INDIANAPOLIS – Little did Xavier Rhodes know back then, but how he practiced in his first Pro Bowl contributed to his first ever NFL unemployment not lasting too long.
In 2016, Rhodes earned his first Pro Bowl nod. He was just a year away from being named first-team All-Pro.
That first Pro Bowl in Orlando for Rhodes was playing for the NFC team coached by Dallas.
Unbeknownst to Rhodes, then Cowboys linebackers coach Matt Eberflus walked away impressed by how the long cornerback went about his work, along with that rare build (6-1 and 213 pounds) and movement.
“I just fell in love with (Rhodes) in terms of his work patterns,” Eberflus, the three-year defensive coordinator of the Colts, now says. “I was just amazed for how the guy could move for how big he is. I mean the guy looks like a big safety and he is playing corner. We just really fell in love with him. He is a physical, really good tackler and he has played at a Pro-Bowl level.
“We are excited to get him back to that point.”
Rhodes struggled last season with the Vikings, hence why Minnesota felt the need to cut him, and save some money.
He allowed 81.5 of the passes targeted at him to be completed, with QBs having a quarterback rating of 123.8 against Rhodes.
Admittedly, Rhodes says he played through some injuries, starting and playing in 15 of 16 games. But he also knows one aspect of his game that needs to get better.
“If you watch the film, it wasn’t that I was getting beat or anything,” Rhodes says of his issues last season. “I just couldn’t get the ball out of the receiver’s hands. I was on every receiver I was covering – just (struggling) getting the ball out of their hands. That’s what I have been working on this year, just locating the ball a lot faster, reacting to the ball a lot faster than I was last year.”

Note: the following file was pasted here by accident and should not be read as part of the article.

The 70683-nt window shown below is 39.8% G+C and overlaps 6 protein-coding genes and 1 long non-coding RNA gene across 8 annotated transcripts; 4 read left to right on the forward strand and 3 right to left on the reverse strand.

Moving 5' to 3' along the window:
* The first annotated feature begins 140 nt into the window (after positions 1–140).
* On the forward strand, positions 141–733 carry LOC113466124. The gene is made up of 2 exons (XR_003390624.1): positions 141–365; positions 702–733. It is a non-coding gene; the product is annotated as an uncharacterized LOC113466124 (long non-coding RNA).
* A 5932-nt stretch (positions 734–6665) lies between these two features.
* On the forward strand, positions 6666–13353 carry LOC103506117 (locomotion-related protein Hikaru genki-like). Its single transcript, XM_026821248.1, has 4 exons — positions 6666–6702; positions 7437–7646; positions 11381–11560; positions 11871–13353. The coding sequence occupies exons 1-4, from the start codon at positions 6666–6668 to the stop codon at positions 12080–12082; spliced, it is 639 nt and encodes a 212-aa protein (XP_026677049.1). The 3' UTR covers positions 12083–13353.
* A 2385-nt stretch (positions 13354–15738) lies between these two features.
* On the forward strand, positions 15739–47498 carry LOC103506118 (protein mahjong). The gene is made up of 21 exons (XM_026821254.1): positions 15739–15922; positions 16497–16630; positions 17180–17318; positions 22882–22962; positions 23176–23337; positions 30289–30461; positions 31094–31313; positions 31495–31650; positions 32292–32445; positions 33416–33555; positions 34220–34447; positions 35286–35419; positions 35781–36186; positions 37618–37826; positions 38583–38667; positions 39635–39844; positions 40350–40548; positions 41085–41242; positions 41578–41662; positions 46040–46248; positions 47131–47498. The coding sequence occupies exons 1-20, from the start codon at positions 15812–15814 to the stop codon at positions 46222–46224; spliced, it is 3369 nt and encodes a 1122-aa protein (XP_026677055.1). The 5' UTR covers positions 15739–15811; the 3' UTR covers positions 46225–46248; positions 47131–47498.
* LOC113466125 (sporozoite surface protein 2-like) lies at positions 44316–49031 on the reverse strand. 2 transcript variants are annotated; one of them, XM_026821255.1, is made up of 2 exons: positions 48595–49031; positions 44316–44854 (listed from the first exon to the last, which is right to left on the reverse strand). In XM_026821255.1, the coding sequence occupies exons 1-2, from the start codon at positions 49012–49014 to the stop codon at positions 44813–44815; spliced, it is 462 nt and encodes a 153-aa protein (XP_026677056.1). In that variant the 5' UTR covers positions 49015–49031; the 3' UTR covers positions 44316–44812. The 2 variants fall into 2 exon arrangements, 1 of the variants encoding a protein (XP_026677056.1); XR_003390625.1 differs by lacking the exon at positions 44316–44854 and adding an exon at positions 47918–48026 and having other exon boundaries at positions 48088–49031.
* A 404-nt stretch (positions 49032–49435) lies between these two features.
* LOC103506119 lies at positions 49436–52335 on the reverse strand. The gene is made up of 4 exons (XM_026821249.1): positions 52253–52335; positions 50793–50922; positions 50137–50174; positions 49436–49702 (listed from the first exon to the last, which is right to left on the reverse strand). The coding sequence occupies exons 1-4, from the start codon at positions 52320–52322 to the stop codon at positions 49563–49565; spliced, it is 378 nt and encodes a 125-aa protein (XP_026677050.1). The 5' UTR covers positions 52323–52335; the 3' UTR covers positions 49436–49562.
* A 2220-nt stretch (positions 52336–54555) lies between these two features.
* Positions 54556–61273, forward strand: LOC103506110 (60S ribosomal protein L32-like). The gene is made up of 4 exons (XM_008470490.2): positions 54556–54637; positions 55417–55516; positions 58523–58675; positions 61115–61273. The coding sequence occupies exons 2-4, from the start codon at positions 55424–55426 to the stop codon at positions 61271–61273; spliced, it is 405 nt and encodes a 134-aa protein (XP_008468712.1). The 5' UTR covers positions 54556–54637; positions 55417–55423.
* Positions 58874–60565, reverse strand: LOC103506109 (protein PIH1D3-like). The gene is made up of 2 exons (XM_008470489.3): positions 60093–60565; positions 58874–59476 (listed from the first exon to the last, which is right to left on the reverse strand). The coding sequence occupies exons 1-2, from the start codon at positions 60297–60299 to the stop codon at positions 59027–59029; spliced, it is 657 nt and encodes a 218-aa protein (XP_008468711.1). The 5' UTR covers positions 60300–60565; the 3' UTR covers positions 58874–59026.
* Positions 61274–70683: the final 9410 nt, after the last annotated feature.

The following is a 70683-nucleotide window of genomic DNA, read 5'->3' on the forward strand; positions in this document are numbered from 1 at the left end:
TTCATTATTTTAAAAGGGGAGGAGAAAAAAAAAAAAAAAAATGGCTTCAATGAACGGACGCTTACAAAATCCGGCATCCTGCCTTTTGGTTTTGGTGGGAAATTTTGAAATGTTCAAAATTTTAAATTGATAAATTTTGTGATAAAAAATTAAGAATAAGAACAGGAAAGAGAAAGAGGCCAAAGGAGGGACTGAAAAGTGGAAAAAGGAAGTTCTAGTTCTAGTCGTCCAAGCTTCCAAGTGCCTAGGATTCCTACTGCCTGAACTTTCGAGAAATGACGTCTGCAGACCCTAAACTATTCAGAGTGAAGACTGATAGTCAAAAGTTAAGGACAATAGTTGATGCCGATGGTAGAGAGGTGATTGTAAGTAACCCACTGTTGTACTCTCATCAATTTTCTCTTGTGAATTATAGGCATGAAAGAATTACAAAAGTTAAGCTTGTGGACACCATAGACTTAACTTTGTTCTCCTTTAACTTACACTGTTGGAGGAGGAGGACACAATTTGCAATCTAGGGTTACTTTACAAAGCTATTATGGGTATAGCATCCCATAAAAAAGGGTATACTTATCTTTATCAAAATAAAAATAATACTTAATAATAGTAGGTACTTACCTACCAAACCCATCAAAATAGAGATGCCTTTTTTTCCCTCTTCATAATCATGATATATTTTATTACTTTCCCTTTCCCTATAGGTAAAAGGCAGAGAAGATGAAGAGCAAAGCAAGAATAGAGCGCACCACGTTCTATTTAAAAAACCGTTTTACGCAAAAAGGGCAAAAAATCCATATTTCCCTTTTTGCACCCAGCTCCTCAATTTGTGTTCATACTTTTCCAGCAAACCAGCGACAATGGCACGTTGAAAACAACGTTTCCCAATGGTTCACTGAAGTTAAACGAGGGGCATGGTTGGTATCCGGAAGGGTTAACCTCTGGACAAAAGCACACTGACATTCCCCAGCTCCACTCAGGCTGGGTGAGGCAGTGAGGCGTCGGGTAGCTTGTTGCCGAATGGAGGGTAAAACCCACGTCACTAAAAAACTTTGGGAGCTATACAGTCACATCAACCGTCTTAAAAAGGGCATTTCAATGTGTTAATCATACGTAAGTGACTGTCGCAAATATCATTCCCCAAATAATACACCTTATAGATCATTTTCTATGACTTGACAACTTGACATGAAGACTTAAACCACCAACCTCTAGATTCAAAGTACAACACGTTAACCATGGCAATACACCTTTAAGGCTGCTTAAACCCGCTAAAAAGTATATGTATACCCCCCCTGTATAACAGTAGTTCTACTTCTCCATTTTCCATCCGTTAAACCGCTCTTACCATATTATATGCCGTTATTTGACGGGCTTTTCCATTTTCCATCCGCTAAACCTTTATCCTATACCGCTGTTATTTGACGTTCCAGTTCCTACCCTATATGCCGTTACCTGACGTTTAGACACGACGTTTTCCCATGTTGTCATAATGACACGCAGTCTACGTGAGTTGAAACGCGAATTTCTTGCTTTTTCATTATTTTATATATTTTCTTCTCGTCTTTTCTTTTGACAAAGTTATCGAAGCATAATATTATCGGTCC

Prior connections with Colts secondary coach Alan Williams (safeties coach) and Jonathan Gannon (cornerbacks) was the main reason why Rhodes signed with the Colts, on a 1-year contract.
Rhodes likes how Gannon was a ‘players coach’ when the two were together in Minnesota, from 2014-17, and thought he did a great job of getting players to strive to reach their peak level. Williams, the Vikings defensive coordinator in 2013—when Minnesota drafted Rhodes in the first round—instilled a hustling and accountability mindset that still resonates today with the veteran corner.
Even though the Vikings used more zone looks in 2019, Rhodes thinks the Colts will marry his strengths, and their preferred schemes, to get him back to a higher level of play.
Besides Rhodes possibly starting in the base defense opposite Kenny Moore, with Rock Ya-Sin certainly in the mix for an outside corner spot—in the base and/or nickel package—Colts players see the 30-year-old corner helping out in a key area that the secondary relied on back in 2018.
If you look at the Colts top 6 or 7 members of the secondary, everyone besides Rhodes is 24 years or younger.
Rhodes brings 104 career games of experience, and Kenny Moore thinks the new corner can offer an important veteran presence at the back end.
“I think it’ll be the same as whenever we had Mike Mitchell,” Moore says. “He brought a lot of experience to the room and he gave us a lot of pointers of things to look out for and things to expect. Mike Mitchell actually taught us how to watch film and how to take what we learned in the meeting room to the field each day in practice. So I think Xavier Rhodes can do the same thing.”
Moore, Anthony Walker and Al-Quadin Muhammad have all worked out with Rhodes in Florida this offseason.
They see a fit locker room wise.
“I’ve known Xavier for a while,” Walker, a Miami native, says. “Just watching him as I was growing up, he was one of the top recruits in the state of Florida when I was a younger player coming up. Seeing how hard he worked, playing hard at Florida State, playing at Miami Norland Senior High School down here, which is known for having great talent, standing out there, going to Florida State and then going to Minnesota. Trust me, if you are from Miami and you get the big contract everybody is going to know who you are. He got his big contact in Minnesota.
“This is my first time actually training with him, so seeing how hard he works and the energy that he brings every day in the workouts, I can just imagine the energy he is going to bring to the locker room and on the defense. I am excited to have him here.”